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Bruce Dowbiggin

The Phoney Hype For “Canada’s Team” In The Stanley Cup Final

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If you sometimes feel you’re being talked down to by your betters in mass media, there’s probably a reason. You are. From the forced demographics in films and culture to mandatory vaccines and lockdowns, the population are seen as daycare kiddos joined by a rope who must led in the ways of righteousness. Or, to be precise, leftishness.

Sometimes the massaging is blatant (do Canadian banks really want us to think all their employees are now black?) Sometimes it’s more subtle. Take, for example, the pizza restaurant commercials running incessantly during the NHL playoffs. They take the time to tell you that no Canadian team— repeat after us— has won a Stanley Cup since 1993 (ten points if you guessed Montreal). There are images of screens being crushed, balloons deflating. An unidentified Chris Cuthbert says, “It’s all over folks, the fun has come to an end.”

The dates of recent Final failures roll by showing walls that were punched, plates thrown through TV screen, transistor radios being tossed on the cement. So far accurate. But then Cuthbert pipes up. “Maybe it’s time we try something different?” (In case your hearing is deficient they scroll out “Maybe it’s time we try something different?”)

You’ll never guess their solution. Instead of booing our Canadian rival teams, maybe we should get behind whichever Canadian team makes it this far. “Let’s cheer with the fans we’ve always cheered against.” Pictures show people clinking glasses in camaraderie. (What happened to diversity?) Then the punch line.

“Team Up For The Cup”. This is the sort of pablum notion you get from people who drop in for the Final after spending the winter darning socks or attending NDP rallies. People we know actually believe it’s a government commercial. Even in the age of “Sinbad” Trudeau, this is inauthentic to the nth degree.

It all suggests “You fans are at fault.” A beer-soaked Kumbaya session is all that’s stood between Canada and a Cup since 1993. Of course the focus-group nimrods who think a Carbon Tax will change the weather could not be made to understand that the essence of fandom is 1) Our team wins 2) Your biggest rival loses.  No, with a little Liberal fairy dust we can all join hands behind Edmonton, now in the Final . That’s all it takes. As we say, inauthentic. Like dumping plastic bags for paper bags.

It put us in mind of an exchange we had with the quintessential Chrétien-era Liberal, Sheila Copps, she of the one million Canadian flags without lanyards debacle. In 2007, the Ottawa Senators made it to the Final. Needless to say the home of Canada’s bureaucracy was in heaven. In our 2008 book The Meaning of Puck , we recalled what happened when we suggested in the Calgary Herald that we weren’t going to “Team Up For The Cup”.

Former Liberal MP and Cabinet Minister Sheila Copps

Saying we wouldn’t go all Vimy Ridge for a team with a Trojan ad on their jersey, we asked why we should getting squishy about a team two time zones away. We added some gratuitous shots about Ottawa rolling up the sidewalks by 7 PM and Tulip Festivals. And praised the things we did share. Alberta’s oil money. Honk. Honk.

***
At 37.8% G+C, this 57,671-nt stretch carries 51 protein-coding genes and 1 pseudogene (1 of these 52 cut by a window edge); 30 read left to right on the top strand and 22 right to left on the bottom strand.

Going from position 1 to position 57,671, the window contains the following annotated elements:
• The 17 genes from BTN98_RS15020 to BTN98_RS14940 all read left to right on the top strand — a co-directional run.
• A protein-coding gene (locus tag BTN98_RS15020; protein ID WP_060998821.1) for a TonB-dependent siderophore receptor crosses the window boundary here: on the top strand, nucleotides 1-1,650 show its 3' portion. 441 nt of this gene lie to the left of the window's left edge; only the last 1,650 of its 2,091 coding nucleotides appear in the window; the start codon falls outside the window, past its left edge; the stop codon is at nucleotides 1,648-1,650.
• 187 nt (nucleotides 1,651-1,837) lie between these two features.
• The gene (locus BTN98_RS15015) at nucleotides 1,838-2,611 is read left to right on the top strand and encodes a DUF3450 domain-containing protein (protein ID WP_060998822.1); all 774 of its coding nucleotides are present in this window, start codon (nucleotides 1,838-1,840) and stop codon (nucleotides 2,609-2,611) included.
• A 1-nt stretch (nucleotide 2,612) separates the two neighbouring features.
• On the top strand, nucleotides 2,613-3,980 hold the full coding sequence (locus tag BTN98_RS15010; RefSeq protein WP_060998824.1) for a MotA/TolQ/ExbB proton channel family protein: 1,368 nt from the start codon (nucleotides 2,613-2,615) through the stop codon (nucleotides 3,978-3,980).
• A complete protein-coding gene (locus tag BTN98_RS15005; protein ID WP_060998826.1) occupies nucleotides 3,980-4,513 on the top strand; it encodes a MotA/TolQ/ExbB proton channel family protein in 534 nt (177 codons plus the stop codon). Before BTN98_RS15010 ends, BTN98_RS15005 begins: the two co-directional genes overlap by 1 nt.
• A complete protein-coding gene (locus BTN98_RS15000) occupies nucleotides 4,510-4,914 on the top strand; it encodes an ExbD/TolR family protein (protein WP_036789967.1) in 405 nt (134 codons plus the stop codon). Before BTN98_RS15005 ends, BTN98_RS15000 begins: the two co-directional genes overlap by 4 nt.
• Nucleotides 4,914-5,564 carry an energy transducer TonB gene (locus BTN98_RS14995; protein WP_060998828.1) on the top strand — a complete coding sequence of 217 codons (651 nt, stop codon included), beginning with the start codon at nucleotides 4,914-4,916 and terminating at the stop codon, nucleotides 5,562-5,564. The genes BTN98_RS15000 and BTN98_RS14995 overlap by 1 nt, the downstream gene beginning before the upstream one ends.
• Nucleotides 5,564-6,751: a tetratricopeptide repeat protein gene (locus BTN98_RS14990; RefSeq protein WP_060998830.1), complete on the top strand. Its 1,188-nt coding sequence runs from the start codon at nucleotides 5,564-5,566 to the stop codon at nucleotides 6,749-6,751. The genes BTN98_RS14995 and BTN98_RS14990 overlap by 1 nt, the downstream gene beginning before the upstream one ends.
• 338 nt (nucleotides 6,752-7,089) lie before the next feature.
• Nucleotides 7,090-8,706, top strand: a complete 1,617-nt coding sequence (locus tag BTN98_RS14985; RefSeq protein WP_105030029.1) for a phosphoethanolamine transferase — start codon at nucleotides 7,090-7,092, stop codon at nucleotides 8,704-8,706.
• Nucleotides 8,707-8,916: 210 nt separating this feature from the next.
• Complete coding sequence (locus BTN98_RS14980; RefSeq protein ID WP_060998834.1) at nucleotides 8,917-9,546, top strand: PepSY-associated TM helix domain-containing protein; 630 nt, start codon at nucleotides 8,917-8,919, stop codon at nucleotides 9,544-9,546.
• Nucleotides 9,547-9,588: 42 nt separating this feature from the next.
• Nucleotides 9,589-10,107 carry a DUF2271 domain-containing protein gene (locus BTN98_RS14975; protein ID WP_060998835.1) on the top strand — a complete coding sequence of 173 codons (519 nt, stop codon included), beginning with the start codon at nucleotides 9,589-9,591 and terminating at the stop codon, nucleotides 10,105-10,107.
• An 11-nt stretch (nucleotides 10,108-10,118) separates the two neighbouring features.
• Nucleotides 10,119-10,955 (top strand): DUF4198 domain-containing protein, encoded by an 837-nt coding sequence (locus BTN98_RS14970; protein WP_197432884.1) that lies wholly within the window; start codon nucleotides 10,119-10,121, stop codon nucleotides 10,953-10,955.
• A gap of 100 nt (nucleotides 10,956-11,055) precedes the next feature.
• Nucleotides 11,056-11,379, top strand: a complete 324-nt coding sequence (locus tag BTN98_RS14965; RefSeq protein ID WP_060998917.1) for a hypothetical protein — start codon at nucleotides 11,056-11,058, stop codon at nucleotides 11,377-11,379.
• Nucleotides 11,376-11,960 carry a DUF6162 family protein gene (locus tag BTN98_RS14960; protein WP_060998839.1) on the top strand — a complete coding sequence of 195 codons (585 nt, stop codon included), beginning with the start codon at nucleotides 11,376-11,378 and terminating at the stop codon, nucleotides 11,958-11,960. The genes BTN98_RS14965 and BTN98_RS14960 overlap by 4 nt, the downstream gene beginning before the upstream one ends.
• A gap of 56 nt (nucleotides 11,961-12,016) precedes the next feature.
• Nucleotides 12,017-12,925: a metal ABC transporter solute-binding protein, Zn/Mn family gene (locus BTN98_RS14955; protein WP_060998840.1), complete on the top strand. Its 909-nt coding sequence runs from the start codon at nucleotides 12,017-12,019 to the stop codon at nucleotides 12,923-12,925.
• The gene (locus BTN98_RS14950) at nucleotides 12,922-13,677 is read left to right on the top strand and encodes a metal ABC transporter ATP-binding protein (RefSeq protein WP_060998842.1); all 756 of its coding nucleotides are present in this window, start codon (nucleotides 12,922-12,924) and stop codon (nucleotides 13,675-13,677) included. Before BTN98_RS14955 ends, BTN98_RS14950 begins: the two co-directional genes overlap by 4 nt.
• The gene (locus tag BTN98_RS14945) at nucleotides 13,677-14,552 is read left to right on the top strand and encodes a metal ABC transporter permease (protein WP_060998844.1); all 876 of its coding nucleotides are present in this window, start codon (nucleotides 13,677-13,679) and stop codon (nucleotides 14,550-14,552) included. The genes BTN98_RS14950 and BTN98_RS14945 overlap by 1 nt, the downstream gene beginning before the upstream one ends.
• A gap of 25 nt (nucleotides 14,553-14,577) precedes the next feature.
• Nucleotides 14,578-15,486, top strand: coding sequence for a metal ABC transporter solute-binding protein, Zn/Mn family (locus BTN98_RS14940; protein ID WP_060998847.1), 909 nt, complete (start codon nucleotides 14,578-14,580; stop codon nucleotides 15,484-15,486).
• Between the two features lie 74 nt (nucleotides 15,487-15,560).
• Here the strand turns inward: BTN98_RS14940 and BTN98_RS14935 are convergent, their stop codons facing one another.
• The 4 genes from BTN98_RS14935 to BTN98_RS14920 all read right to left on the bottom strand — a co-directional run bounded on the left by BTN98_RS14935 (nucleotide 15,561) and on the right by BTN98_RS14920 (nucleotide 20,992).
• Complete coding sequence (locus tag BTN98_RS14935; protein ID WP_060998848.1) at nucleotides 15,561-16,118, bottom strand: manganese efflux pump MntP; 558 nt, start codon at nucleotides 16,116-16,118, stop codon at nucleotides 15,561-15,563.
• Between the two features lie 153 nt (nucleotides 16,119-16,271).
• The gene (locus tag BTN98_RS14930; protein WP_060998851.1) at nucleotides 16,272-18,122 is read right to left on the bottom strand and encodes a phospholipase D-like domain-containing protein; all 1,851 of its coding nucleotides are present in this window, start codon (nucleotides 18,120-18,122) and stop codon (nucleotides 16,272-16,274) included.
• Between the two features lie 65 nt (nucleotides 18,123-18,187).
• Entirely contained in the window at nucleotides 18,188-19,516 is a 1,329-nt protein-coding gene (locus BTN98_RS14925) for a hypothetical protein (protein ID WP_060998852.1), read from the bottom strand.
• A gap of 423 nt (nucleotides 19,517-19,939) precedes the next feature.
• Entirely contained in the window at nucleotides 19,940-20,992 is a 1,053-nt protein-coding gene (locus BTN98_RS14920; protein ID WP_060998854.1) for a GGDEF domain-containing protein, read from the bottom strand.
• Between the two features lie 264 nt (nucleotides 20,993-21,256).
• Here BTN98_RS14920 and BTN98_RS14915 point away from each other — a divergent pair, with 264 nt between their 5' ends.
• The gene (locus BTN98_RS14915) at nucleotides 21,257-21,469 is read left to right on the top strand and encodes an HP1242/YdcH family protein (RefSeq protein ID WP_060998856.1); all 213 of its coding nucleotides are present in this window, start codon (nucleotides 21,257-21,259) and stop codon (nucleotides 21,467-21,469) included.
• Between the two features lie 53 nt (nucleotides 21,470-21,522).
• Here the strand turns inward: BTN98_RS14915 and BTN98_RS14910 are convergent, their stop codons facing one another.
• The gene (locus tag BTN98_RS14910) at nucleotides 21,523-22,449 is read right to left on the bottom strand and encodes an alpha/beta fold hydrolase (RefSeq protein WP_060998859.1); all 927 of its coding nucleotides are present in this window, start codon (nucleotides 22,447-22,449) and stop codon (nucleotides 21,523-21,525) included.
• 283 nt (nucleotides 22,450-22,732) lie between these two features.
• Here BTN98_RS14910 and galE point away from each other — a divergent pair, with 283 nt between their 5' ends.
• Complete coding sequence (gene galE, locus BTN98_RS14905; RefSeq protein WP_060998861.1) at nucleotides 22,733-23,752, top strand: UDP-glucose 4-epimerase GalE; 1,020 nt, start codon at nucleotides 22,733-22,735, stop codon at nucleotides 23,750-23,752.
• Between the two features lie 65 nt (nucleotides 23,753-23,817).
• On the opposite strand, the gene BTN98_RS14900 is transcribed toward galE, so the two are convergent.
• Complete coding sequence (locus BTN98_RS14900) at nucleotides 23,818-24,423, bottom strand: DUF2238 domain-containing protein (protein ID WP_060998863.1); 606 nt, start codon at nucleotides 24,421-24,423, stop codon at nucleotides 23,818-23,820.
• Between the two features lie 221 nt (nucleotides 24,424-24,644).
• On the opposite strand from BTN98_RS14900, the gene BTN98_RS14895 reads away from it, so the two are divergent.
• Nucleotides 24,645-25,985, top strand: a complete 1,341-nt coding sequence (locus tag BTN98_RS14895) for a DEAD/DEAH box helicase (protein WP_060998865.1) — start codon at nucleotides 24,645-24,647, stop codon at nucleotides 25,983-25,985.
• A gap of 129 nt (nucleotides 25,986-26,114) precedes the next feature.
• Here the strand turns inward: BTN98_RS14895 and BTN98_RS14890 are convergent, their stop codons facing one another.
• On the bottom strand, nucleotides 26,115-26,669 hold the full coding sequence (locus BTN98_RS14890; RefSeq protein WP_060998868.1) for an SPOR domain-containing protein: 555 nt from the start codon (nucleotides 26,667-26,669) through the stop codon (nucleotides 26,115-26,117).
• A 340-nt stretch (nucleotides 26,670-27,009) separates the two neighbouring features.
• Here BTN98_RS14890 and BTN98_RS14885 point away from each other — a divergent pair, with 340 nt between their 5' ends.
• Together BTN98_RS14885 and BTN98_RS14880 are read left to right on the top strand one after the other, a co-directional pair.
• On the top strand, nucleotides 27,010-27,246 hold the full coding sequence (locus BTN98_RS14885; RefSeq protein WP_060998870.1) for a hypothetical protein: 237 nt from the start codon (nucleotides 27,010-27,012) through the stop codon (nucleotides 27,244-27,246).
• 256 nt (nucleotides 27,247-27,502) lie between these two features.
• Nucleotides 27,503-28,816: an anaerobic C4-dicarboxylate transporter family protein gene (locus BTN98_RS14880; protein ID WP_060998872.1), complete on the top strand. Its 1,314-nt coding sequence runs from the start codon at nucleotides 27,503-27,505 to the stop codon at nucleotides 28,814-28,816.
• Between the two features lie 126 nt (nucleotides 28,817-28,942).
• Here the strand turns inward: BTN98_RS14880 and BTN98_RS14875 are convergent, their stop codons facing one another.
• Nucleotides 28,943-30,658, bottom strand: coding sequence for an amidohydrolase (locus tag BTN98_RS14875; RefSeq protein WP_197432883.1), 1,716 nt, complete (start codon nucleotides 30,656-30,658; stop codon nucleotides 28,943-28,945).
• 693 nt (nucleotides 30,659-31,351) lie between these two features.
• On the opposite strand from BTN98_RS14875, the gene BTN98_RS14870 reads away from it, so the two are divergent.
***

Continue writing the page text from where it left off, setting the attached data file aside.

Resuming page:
Before you could say Alfonso Gagliano, Ms. Copps, the pride of Hamilton, fired back in that quaint, understated style she’s known for. Using words like “despot” and a “dictator”, she accused us of using hockey to separate the nation.  Our “diatribe” was “hate-filled” as we mocked “tulips, tourists and the team… Dowbiggin’s message was a lot more dangerous than the separatists”, she railed.

Tulips bloom on Parliament Hill in Ottawa on May 1, 2009., on the first day of the Canadian Tulip Festival which runs from May 1st to the 18th. Ottawa was gifted 100,000 tulip bulbs in 1945 from Princess Juliana of the Netherlands in appreciation for the help Canada gave in liberating the Netherlands during WWII. THE CANADIAN PRESS/Sean Kilpatrick

“Gussied up as a sports rant he thinks it’s perfectly okay to trash another part of Canada in the name of hockey.. Sports lynchers with a political agenda commit the worst kind of bigotry. In Western backhand ( note”: we lived our first 45 years in Quebec and Ontario), Dowbigggin excretes the same bile that almost cost our country twice.” Sports lyncher. Wow.

You’re welcome Sheila. Suggesting that “more astute readers may have discerned a touch of sarcasm and mirth in our original piece” we replied that this pro-Canada stand was rich coming from the government whose Sponsorship Scandal tore apart the nation and left their party to trust-fund Justin “the Jester” Trudeau.

“I’m always amused by Quebec parvenus such as Ms. Copps who think a French immersion course and a particularly hot weekend at the Juste Pour Rire festival make them an expert in the culture of La Belle Province… the parlous state of Quebec within Canada speaks to decades of Liberal vigilance on the separatist file.

“In the end it’s hard to tell which is funnier: Ms. Copps’ vitriolic defence of her record as a champion of Confederation or as a sudden covert to the culture of hockey in this country. But then, Ms. Copps, like most Liberals, never were very good at getting a joke.  Maybe because its was about them in the first place.”

Sadly, they don’t make ‘em like Sheila anymore. Now they slap you with a hate crime and take away your financial records. So good luck to Edmonton. We mean you no harm. Your crayon-coloured unis look great. Just don’t come running to the rest of Canada if you sprain your ankle on the Florida Panthers.

Bruce Dowbiggin @dowbboy is the editor of Not The Public Broadcaster  A two-time winner of the Gemini Award as Canada’s top television sports broadcaster, he’s a regular contributor to Sirius XM Canada Talks Ch. 167. His new book Deal With It: The Trades That Stunned The NHL And Changed hockey is now available on Amazon. Inexact Science: The Six Most Compelling Draft Years In NHL History, his previous book with his son Evan, was voted the seventh-best professional hockey book of all time by bookauthority.org . His 2004 book Money Players was voted sixth best on the same list, and is available via brucedowbigginbooks.ca.